1/21/16 Spying On Americans


Just recently, it was learned the White House directed the National Security Agency to spy on Israeli leader Benjamin Netanyahu.

No one should react with shock and alarm.  Most nations spy on each other.  Even friendlies.  It’s how business is done.  But generally, the very closest of allies don’t spy on one another.  For example, the US, UK and Canada collaborate on espionage operations.

However, the US and Israel spy on each other.  And then there’s France.  It spies on everyone else.  And so on and so forth.

The bigger shock was that NSA included its intelligence haul Netanyahu’s private communications with members of Congress and American citizens.

This isn’t just ungentlemanly.  Or simply a violation of the separation of the legislative and executive branches.  It’s unconstitutional.  It’s illegal.  Federal law explicitly forbids the government from spying on its citizens.  No president has the authority to waive the law.  The Constitution requires the president to enforce the law.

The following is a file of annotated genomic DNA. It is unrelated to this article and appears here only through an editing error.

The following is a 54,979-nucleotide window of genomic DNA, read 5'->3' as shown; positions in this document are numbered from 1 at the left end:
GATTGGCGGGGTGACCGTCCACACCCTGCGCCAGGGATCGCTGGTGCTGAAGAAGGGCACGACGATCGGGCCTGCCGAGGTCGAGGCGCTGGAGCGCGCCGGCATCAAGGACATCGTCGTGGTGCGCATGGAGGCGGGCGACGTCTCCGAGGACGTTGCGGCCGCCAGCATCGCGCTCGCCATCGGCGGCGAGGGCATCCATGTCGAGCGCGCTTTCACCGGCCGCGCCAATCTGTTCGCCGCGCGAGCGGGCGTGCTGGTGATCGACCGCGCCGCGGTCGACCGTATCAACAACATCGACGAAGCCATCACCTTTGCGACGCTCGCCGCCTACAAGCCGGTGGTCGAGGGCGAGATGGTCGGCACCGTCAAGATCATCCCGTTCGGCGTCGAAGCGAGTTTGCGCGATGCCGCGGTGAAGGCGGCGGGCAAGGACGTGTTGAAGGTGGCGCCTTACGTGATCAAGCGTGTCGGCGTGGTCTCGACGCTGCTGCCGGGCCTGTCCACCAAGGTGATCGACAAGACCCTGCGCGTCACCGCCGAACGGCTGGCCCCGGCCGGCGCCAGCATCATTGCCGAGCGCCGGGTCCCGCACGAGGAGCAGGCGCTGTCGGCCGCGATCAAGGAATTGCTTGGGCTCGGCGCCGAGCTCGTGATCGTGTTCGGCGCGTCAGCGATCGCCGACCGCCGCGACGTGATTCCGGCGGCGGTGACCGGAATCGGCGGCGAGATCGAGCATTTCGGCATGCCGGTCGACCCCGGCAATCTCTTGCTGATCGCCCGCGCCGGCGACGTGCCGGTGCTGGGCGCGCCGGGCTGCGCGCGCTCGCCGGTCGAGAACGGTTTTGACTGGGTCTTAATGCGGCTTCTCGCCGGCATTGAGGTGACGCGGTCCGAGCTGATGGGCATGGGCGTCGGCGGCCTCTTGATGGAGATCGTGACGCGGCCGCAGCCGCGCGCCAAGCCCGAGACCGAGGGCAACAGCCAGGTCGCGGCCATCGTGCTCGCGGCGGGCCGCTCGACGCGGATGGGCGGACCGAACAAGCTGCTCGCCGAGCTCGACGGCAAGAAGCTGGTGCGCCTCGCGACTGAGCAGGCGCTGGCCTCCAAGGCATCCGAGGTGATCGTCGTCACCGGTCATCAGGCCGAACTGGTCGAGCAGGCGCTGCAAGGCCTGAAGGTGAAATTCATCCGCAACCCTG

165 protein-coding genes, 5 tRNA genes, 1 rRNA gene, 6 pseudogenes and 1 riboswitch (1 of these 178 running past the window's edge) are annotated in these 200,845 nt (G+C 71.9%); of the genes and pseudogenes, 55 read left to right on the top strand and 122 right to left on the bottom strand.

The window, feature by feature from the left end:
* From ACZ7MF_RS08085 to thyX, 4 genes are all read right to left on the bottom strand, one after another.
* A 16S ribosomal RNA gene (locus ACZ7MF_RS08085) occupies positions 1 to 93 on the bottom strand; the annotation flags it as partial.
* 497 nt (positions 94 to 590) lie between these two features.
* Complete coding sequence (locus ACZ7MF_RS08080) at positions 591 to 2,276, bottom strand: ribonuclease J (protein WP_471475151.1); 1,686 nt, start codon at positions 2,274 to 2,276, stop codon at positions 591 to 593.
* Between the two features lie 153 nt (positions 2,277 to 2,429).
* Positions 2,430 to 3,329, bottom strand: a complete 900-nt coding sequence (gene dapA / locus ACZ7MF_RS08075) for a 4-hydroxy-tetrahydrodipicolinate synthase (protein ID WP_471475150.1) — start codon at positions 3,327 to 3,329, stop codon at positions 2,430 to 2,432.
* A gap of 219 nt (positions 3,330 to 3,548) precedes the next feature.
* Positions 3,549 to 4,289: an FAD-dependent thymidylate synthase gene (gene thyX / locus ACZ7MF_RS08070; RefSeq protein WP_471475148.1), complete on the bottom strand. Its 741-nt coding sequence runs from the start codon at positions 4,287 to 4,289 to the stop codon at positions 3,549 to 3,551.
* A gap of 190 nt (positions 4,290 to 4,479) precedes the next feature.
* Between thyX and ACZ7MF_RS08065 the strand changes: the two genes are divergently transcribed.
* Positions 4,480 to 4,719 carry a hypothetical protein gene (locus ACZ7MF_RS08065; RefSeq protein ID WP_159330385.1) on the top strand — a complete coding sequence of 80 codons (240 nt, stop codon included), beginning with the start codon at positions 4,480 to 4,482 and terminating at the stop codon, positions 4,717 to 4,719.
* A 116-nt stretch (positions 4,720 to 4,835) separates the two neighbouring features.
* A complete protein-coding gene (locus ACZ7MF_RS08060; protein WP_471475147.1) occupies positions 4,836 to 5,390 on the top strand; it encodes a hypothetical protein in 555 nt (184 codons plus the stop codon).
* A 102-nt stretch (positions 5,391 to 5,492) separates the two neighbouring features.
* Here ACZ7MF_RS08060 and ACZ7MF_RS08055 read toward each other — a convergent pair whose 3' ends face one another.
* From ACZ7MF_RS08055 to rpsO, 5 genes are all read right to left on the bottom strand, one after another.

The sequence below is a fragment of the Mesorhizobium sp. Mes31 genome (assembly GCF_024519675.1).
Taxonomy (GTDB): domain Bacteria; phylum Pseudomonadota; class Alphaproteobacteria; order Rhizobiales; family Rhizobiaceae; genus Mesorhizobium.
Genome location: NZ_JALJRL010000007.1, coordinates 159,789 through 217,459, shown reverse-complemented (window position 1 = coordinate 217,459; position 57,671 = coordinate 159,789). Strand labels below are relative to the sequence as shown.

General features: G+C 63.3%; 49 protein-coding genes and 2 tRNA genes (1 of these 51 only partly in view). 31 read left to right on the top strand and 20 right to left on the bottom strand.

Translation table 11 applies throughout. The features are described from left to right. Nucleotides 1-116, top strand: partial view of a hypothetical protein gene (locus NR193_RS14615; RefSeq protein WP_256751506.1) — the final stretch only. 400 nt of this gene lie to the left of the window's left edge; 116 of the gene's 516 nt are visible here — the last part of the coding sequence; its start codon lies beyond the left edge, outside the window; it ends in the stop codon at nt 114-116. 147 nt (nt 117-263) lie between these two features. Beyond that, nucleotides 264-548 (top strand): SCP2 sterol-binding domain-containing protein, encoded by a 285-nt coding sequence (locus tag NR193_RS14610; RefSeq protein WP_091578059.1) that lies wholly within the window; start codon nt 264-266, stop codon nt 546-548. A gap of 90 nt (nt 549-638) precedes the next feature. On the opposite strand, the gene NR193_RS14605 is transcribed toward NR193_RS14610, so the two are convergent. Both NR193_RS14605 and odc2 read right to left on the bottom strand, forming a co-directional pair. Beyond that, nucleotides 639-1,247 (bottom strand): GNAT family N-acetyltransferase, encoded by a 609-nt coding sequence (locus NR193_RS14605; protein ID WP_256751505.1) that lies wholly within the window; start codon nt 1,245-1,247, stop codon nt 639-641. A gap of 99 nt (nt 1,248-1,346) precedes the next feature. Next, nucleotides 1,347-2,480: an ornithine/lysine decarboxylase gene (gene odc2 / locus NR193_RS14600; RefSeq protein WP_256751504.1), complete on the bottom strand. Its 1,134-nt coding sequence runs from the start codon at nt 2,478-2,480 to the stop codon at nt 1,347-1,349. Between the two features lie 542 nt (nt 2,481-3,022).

The other troubling aspect is the reaction of many members of Congress. They’re comfortable with NSA conducting widespread collection of citizen communications.  But they’re outraged upon learning they’ve been spied upon.

These politicians aren’t loyal to the Constitution.  They’re okay with willful and intentional violations of federal law.  Just as long as they’re exempt from being spied upon.
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